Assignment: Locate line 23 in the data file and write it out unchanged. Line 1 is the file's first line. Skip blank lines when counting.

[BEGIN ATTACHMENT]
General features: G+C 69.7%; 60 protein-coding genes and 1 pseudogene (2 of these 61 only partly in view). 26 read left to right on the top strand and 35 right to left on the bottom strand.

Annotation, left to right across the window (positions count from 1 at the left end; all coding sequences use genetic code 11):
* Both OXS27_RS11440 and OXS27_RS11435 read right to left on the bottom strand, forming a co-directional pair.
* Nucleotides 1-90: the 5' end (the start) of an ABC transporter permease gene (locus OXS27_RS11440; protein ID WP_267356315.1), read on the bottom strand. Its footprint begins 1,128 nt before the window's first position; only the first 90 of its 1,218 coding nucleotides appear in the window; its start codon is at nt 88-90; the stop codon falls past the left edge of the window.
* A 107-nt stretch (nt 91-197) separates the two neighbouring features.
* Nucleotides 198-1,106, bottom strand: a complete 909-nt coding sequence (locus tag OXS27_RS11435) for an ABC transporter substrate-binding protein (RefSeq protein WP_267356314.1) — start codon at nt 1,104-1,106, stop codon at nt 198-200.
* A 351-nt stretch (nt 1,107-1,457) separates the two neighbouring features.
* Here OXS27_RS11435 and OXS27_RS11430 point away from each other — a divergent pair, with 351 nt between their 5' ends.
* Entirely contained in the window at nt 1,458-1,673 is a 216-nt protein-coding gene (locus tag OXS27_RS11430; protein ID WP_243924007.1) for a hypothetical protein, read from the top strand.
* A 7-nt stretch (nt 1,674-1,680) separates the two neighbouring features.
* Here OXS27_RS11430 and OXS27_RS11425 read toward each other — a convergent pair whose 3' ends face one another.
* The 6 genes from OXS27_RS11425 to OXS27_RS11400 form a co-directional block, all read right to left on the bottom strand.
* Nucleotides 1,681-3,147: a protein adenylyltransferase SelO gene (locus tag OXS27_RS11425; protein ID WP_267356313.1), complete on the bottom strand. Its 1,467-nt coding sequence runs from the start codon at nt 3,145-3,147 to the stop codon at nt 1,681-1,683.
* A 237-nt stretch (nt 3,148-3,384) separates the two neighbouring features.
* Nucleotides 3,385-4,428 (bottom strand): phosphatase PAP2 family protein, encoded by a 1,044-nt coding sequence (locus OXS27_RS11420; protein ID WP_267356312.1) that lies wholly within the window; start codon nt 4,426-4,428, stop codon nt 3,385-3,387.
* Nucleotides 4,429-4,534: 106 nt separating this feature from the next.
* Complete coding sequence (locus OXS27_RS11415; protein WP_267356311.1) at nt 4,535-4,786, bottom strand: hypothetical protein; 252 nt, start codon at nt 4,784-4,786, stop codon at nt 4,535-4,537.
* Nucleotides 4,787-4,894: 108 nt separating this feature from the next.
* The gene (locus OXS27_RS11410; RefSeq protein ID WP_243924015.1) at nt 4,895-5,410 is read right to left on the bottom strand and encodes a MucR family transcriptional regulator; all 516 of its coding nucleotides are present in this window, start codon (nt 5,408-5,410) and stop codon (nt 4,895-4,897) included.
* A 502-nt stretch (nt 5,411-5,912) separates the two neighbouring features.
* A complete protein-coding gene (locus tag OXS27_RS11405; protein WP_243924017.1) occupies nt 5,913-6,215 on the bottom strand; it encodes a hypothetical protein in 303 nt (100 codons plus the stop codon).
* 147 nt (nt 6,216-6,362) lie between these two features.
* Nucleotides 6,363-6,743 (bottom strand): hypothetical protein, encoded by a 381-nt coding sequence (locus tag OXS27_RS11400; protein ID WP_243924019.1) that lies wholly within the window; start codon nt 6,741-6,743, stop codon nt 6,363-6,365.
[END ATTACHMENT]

* Nucleotides 6,363-6,743 (bottom strand): hypothetical protein, encoded by a 381-nt coding sequence (locus tag OXS27_RS11400; protein ID WP_243924019.1) that lies wholly within the window; start codon nt 6,741-6,743, stop codon nt 6,363-6,365.